Testimonies about resettlement


David, Europe

As I was trying to decide how to describe my life here in Germany I had to think about how I had imagined it and how I actually found it, and this saying came to mind.

I do not want to present this honourable nation as a mirage. It is a developed country with a civilised society and advanced technology. It renders support and solidarity for the purpose of world peace and has a philosophy that says 'no' to violence.
It has a great respect for humanity and sympathy for the unloved and uncared for. I feel I made the right choice to resettle in this great country....  Read More

Deep Rose on living outside the camps

I have been out of the camps for about four years. I live an illegal life as I am still registered as a refugee in Nepal. But I think it was a wise step to leave the camps. Living outside of the camps has kept me busy with work and my studies.... Read More.

Hemlal, Canada

I did not see any future in staying in the camps, particularly for my kids who needed immediate support for their education and wellbeing. I also felt that my own skills were being wasted. Most of all being stateless for so long was demoralizing me, so I had to take some step to find better avenues.

You can still support the movement from wherever you are settled, so I felt I could still do something even from far away. I was trying to migrate to wherever it was possible, but I felt that at that time Canada was more welcoming to refugees than any other country. We were the first family to migrate legally from the camp on their own account, which paved a way for others to move anywhere in the world....  Read more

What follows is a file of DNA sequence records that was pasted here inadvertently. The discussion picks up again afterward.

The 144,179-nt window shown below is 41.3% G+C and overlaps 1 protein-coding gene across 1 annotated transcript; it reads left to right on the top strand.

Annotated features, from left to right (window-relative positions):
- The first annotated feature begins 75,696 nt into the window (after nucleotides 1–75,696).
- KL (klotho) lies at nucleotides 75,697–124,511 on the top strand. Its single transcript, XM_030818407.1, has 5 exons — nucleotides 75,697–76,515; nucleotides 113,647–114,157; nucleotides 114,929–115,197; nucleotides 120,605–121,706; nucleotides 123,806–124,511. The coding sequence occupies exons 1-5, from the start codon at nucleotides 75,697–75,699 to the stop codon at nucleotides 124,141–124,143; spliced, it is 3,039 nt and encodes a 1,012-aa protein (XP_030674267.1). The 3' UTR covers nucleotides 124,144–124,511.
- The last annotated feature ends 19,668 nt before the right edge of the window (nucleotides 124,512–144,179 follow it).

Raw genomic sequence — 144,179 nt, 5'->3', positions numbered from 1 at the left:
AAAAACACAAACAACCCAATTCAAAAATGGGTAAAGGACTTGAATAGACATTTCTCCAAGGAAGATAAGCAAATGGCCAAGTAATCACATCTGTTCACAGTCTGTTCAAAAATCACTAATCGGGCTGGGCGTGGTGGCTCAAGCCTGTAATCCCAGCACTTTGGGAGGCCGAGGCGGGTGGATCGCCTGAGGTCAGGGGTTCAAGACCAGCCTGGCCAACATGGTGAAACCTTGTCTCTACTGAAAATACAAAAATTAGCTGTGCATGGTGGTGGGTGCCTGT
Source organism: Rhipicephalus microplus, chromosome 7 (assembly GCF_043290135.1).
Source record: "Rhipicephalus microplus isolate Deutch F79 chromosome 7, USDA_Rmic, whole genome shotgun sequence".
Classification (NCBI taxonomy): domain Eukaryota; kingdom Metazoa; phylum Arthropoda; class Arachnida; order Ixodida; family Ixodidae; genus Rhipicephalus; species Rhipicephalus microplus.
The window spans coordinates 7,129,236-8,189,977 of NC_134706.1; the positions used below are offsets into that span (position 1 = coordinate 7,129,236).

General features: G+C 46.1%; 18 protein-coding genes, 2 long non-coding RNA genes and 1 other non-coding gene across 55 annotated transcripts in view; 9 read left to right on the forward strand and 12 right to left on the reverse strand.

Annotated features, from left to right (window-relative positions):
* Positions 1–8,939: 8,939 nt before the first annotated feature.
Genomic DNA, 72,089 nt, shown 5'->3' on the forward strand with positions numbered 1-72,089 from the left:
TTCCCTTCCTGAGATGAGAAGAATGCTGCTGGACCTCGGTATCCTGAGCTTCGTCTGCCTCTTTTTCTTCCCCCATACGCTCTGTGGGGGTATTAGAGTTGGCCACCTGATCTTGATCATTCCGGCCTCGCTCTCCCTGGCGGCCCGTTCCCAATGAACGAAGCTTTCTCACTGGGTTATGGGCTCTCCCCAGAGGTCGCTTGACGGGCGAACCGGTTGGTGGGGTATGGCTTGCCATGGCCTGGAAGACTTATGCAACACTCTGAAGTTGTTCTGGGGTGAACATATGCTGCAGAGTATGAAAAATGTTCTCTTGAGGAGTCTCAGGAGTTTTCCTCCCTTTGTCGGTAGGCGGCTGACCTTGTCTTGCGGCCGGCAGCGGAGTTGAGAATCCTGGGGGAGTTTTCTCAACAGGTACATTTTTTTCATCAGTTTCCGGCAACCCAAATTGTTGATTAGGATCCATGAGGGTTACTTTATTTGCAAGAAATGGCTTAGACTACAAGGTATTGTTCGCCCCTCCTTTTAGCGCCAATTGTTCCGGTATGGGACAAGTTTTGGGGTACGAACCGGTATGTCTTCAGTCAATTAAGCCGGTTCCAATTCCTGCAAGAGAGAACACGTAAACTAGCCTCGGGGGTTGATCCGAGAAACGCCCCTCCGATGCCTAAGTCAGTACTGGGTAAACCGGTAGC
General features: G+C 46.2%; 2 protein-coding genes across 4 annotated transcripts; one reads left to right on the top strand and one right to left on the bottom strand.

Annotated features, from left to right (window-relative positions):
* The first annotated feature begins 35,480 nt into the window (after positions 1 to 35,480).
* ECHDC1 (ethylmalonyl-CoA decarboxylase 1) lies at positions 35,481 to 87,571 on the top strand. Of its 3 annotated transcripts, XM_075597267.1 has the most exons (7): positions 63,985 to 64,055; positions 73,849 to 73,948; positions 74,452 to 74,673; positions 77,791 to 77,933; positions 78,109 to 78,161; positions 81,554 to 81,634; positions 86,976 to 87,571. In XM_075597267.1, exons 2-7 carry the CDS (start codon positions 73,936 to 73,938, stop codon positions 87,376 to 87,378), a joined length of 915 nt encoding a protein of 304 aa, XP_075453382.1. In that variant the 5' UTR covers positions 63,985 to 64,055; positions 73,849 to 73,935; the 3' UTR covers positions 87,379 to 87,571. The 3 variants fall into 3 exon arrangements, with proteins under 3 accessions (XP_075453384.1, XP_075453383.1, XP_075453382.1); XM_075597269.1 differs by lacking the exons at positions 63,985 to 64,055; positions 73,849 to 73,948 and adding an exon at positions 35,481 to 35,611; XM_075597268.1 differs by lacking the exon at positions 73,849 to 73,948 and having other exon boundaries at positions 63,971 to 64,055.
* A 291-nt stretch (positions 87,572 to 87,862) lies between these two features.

When we first came to the US, we quickly found out that it was not quite like what we had seen on TV. Life was fast, as was traffic and everyone was busy.

Here in California I saw people from numerous ethnic backgrounds and at times I wondered whether we were in America at all. They spoke in various languages and hardly understood my accent in the common language of English.

Cultural shock manifested itself in many ways and my mother, sister and I were depressed and thought a lot about going back to Bhutan. One day my dad clearly told us ‘No, we cannot go back to Bhutan.’ .... Read More.

Drishya, USA

Having to leave Bhutan at the age of two and a half, I do not recall much of the country that is my birthplace. It is the country that my parents, as well as my grandparents, were born in. While our ancestors had migrated from Nepal, everyone in my large family was born in Bhutan and it was our one and only home.

The 20th April 1992 is a day is of much significance to my family. My dad fled the country on this day; my mum and I followed him four days later. Although I don’t remember the events around this time, I am constantly reminded by my parents as each year we commemorate the anniversary of our departure...  Read more.

Smriti, resettled in Australia before the resettlement program

My four year old daughter, Asmita has begun uttering English words and I am preparing her for formal education: this is the main reason I am here. I will be proud of my decision to opt for third country resettlement if she gets a good education. It’s now four and half months since my family arrived in this new place with new way of life...  Read More

Rup Narayan, USA

There are 10 members in my family: me, my wife, my two little sons of 4 and 2, my three sisters, a younger brother and my parents in their early sixties, The IOM divided into three different families and after 10 painful months, on May 8, 2008, my two little sisters and a brother left for United States....  Read More

Mona Rath, USA